Producing educated women: Eveline LeBlanc and the University of Ottawa

Title: Producing educated women: Eveline LeBlanc and the University of Ottawa
Authors: Muir, Michelle
Date: 2003
Abstract: As a French-Canadian, Catholic institution, the University of Ottawa's practices and policies traditionally reflected the philosophy that universities served primarily to train boys for the professions. This ideal remained in effect until the mid-1950s when the University of Ottawa first considered actively recruiting women students. In 1959, the University hired Eveline LeBlanc to organize an initiative to actively recruit women students. This thesis explores two issues of importance to the study of women's history. Firstly, the main theme of this thesis pertains to Eveline LeBlanc and her professional role as a person of authority within the all-male, Catholic based administrative structure at the University of Ottawa during its transition to a co-educational institution. Secondly, this thesis also looks at the experiences of women students at the University of Ottawa from the mid-1950s until the mid-1960s as they struggle to obtain acceptance and define their position in a predominantly male setting.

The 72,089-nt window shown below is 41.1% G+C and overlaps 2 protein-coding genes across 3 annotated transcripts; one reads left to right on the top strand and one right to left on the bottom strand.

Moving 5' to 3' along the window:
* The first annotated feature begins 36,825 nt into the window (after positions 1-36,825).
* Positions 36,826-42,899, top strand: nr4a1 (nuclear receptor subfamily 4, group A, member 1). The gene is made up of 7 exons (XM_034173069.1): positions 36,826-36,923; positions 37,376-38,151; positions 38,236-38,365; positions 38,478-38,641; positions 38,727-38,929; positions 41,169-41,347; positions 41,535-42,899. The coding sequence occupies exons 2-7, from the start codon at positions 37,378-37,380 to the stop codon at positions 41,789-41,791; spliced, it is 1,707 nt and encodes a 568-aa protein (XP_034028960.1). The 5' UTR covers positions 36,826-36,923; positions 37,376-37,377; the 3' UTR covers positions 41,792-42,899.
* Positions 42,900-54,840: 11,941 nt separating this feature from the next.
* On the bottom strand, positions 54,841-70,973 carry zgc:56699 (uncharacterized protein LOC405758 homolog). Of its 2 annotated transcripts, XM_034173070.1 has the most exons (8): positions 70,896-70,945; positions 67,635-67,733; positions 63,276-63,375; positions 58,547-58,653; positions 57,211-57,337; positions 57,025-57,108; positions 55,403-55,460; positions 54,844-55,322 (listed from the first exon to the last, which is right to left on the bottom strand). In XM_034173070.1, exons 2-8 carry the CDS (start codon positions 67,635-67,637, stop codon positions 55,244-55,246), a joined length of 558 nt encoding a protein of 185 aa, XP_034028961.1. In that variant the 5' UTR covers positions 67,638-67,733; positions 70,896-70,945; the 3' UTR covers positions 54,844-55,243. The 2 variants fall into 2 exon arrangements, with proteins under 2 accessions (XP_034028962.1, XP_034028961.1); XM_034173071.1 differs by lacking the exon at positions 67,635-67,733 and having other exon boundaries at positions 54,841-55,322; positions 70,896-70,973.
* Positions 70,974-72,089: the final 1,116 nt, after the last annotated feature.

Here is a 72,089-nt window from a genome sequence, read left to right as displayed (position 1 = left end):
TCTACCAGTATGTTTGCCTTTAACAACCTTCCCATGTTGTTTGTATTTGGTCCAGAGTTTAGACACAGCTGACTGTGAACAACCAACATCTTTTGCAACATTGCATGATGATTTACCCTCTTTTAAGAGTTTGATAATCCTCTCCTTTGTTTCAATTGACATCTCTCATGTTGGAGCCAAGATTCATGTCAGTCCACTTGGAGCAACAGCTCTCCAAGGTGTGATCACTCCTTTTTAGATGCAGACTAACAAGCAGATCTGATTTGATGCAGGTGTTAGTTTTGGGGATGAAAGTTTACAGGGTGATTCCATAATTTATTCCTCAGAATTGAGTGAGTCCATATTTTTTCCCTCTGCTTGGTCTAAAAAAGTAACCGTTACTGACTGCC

CollectionTh├Ęses, 1910 - 2010 // Theses, 1910 - 2010
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